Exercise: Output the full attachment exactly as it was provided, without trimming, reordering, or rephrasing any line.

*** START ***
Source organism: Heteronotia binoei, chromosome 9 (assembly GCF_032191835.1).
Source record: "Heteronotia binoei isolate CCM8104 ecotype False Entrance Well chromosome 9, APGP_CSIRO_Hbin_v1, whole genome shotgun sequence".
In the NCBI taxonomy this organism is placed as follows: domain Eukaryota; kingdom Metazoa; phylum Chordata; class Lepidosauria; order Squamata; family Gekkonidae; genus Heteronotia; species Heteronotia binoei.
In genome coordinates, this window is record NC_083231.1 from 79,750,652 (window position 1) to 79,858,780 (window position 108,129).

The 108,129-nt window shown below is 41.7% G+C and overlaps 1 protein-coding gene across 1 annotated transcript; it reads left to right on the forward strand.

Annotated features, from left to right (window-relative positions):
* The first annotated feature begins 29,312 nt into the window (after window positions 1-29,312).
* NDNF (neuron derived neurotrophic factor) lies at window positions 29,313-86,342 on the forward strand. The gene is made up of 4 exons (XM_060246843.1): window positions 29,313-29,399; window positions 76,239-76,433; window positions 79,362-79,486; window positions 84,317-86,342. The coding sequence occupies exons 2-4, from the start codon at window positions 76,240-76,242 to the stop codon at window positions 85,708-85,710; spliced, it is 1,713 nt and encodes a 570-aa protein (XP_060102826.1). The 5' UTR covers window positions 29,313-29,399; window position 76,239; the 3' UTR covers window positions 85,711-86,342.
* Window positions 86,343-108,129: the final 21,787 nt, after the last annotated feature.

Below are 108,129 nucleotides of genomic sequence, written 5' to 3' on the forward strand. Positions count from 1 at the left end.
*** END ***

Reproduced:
Source organism: Heteronotia binoei, chromosome 9 (assembly GCF_032191835.1).
Source record: "Heteronotia binoei isolate CCM8104 ecotype False Entrance Well chromosome 9, APGP_CSIRO_Hbin_v1, whole genome shotgun sequence".
In the NCBI taxonomy this organism is placed as follows: domain Eukaryota; kingdom Metazoa; phylum Chordata; class Lepidosauria; order Squamata; family Gekkonidae; genus Heteronotia; species Heteronotia binoei.
In genome coordinates, this window is record NC_083231.1 from 79,750,652 (window position 1) to 79,858,780 (window position 108,129).

The 108,129-nt window shown below is 41.7% G+C and overlaps 1 protein-coding gene across 1 annotated transcript; it reads left to right on the forward strand.

Annotated features, from left to right (window-relative positions):
* The first annotated feature begins 29,312 nt into the window (after window positions 1-29,312).
* NDNF (neuron derived neurotrophic factor) lies at window positions 29,313-86,342 on the forward strand. The gene is made up of 4 exons (XM_060246843.1): window positions 29,313-29,399; window positions 76,239-76,433; window positions 79,362-79,486; window positions 84,317-86,342. The coding sequence occupies exons 2-4, from the start codon at window positions 76,240-76,242 to the stop codon at window positions 85,708-85,710; spliced, it is 1,713 nt and encodes a 570-aa protein (XP_060102826.1). The 5' UTR covers window positions 29,313-29,399; window position 76,239; the 3' UTR covers window positions 85,711-86,342.
* Window positions 86,343-108,129: the final 21,787 nt, after the last annotated feature.

Below are 108,129 nucleotides of genomic sequence, written 5' to 3' on the forward strand. Positions count from 1 at the left end.